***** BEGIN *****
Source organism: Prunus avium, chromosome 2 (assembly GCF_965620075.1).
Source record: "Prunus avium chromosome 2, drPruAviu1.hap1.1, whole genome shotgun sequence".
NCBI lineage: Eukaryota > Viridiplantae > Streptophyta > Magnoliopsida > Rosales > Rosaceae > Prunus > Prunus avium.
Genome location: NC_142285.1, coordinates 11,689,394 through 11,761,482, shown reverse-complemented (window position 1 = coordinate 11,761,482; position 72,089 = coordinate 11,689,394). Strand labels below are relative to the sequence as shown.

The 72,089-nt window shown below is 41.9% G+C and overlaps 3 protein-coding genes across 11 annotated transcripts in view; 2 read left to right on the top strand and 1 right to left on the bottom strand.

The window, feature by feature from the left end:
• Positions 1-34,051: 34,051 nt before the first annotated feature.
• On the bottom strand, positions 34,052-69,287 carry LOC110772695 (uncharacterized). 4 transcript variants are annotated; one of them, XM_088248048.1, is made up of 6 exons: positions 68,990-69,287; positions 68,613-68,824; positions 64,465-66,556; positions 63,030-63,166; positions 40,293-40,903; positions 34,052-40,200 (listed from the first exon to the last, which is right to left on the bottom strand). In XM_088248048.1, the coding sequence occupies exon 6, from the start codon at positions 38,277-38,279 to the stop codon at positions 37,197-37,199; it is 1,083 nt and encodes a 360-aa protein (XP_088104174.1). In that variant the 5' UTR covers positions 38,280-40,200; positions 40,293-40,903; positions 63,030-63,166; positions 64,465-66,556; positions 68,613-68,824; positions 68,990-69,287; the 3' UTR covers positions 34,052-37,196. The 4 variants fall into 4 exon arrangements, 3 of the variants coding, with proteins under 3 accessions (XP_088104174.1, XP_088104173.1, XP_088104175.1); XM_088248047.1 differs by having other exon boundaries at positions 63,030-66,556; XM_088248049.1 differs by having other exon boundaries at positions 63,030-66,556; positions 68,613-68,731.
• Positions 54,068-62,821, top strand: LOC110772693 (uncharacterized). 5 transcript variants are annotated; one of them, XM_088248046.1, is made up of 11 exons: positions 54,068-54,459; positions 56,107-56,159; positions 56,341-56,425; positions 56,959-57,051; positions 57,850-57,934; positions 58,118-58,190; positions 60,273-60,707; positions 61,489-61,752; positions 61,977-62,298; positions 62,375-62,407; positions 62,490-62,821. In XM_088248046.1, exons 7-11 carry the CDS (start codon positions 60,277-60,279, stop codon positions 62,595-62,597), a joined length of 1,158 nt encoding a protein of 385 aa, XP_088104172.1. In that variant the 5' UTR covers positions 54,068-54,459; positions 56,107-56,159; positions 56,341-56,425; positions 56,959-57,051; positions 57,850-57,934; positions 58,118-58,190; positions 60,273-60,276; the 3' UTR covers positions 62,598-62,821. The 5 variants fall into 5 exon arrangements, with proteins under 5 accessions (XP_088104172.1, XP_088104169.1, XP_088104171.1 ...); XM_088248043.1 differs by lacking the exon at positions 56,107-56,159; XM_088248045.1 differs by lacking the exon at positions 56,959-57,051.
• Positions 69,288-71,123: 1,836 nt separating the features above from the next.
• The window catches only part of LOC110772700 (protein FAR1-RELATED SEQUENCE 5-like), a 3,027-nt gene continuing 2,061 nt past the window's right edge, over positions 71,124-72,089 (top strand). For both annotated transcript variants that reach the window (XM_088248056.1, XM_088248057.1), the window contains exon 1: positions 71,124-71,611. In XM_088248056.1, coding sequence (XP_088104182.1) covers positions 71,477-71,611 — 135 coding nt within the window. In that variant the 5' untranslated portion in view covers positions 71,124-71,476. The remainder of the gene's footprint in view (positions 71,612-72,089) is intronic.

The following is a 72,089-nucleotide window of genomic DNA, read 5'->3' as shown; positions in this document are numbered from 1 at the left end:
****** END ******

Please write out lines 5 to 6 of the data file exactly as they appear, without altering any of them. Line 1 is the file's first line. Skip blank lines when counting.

The 72,089-nt window shown below is 41.9% G+C and overlaps 3 protein-coding genes across 11 annotated transcripts in view; 2 read left to right on the top strand and 1 right to left on the bottom strand.

The window, feature by feature from the left end: